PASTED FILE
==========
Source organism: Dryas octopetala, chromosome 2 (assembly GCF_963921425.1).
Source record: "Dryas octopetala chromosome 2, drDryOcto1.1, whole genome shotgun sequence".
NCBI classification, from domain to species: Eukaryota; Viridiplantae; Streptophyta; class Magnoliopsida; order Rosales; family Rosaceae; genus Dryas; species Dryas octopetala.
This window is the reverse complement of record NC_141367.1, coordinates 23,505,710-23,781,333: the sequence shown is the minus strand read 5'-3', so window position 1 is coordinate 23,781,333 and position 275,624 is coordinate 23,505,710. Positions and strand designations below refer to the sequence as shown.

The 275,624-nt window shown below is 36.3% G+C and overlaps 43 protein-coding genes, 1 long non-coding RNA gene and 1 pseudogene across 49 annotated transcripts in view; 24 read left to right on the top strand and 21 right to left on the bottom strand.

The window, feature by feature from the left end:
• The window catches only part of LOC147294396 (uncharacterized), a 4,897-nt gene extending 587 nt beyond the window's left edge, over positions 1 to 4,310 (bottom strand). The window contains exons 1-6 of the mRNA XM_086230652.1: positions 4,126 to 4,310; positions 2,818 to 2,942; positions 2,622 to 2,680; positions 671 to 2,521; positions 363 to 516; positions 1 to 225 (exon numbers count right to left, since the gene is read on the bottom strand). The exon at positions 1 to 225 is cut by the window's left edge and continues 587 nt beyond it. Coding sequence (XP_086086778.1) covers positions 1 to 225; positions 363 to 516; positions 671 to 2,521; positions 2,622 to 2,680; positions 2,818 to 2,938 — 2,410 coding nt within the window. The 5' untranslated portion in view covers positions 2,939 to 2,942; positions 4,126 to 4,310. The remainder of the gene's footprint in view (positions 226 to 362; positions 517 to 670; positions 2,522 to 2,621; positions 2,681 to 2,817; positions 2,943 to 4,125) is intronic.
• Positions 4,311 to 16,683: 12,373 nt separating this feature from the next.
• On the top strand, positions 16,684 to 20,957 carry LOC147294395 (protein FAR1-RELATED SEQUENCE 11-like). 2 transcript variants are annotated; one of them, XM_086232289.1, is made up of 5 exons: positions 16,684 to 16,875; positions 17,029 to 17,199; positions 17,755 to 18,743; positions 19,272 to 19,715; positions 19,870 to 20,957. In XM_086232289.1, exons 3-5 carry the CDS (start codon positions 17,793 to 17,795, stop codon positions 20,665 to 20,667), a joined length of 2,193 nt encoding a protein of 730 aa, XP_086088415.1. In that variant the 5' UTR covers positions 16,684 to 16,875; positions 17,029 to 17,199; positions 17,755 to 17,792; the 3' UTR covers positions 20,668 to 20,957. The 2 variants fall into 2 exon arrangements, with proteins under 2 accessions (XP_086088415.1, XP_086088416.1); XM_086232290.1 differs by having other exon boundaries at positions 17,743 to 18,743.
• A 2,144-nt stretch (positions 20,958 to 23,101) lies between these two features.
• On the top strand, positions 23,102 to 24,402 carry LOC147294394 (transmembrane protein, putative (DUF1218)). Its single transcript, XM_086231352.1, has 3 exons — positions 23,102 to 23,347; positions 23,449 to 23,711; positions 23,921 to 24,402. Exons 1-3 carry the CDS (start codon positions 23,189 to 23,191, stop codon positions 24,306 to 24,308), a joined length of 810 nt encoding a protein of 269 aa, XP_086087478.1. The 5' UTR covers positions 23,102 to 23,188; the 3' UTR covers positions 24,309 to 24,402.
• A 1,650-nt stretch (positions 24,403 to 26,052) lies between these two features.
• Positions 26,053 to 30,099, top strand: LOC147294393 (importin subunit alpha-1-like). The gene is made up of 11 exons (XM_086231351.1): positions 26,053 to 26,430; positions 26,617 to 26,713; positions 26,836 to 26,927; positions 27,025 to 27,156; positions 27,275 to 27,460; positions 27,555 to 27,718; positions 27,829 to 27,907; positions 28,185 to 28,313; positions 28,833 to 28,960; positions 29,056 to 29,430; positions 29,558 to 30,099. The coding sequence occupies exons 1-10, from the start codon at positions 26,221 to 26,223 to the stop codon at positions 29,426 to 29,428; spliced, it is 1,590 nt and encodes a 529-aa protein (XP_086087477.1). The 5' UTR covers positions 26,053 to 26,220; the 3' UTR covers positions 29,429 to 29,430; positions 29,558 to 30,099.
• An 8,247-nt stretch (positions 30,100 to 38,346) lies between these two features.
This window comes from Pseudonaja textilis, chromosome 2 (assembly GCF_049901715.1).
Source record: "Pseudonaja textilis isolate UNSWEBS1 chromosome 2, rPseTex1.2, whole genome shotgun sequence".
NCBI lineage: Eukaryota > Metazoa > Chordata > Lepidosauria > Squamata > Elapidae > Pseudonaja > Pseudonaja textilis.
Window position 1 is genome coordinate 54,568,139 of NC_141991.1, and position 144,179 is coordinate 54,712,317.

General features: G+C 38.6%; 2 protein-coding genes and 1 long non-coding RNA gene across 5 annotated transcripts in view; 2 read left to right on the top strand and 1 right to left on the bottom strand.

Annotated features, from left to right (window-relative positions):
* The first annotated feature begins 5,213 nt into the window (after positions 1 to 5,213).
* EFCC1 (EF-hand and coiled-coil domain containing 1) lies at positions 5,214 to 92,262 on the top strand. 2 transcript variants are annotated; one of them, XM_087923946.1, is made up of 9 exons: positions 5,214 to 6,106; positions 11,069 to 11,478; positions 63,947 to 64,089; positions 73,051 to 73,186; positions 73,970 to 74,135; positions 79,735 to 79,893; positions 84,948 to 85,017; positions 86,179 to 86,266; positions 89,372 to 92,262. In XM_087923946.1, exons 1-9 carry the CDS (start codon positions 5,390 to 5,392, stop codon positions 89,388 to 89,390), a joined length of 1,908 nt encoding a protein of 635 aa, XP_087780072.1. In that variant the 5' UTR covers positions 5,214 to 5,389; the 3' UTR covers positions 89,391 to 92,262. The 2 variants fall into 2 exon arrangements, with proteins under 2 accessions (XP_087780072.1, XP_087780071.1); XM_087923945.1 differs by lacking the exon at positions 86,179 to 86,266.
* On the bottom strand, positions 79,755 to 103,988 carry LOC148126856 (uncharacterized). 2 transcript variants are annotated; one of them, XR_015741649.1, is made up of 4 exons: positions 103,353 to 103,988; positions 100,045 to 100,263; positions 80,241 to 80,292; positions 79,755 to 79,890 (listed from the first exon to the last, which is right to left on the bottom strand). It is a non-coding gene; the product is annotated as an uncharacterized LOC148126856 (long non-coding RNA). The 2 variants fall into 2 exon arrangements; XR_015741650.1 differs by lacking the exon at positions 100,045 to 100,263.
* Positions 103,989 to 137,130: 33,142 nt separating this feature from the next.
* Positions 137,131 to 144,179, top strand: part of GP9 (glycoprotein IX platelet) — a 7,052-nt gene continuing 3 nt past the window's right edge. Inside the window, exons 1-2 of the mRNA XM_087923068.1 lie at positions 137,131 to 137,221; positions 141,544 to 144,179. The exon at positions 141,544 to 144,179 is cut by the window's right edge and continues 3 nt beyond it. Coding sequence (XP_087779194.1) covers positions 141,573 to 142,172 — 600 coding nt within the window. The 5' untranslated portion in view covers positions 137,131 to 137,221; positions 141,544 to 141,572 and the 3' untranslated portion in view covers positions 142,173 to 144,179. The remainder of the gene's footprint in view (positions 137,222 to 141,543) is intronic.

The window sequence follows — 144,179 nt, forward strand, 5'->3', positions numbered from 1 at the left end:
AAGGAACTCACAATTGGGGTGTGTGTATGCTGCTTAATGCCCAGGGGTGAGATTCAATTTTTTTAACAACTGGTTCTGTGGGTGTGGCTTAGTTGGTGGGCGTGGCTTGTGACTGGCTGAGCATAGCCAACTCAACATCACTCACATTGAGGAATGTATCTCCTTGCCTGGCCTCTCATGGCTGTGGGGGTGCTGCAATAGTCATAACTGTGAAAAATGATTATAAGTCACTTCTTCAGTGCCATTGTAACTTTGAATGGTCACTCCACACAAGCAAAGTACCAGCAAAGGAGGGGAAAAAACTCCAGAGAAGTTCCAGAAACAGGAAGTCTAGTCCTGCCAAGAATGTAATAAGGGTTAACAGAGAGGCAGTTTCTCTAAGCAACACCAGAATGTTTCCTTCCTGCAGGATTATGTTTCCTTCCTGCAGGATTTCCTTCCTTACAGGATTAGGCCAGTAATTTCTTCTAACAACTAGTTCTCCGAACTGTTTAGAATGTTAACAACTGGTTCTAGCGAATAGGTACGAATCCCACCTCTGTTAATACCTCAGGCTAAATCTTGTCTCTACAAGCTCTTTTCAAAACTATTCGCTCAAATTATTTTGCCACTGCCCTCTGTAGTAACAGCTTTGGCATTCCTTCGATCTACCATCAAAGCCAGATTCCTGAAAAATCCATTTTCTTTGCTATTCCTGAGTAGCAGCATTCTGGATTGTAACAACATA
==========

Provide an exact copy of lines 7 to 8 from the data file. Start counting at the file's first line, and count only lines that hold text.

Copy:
• The window catches only part of LOC147294396 (uncharacterized), a 4,897-nt gene extending 587 nt beyond the window's left edge, over positions 1 to 4,310 (bottom strand). The window contains exons 1-6 of the mRNA XM_086230652.1: positions 4,126 to 4,310; positions 2,818 to 2,942; positions 2,622 to 2,680; positions 671 to 2,521; positions 363 to 516; positions 1 to 225 (exon numbers count right to left, since the gene is read on the bottom strand). The exon at positions 1 to 225 is cut by the window's left edge and continues 587 nt beyond it. Coding sequence (XP_086086778.1) covers positions 1 to 225; positions 363 to 516; positions 671 to 2,521; positions 2,622 to 2,680; positions 2,818 to 2,938 — 2,410 coding nt within the window. The 5' untranslated portion in view covers positions 2,939 to 2,942; positions 4,126 to 4,310. The remainder of the gene's footprint in view (positions 226 to 362; positions 517 to 670; positions 2,522 to 2,621; positions 2,681 to 2,817; positions 2,943 to 4,125) is intronic.
• Positions 4,311 to 16,683: 12,373 nt separating this feature from the next.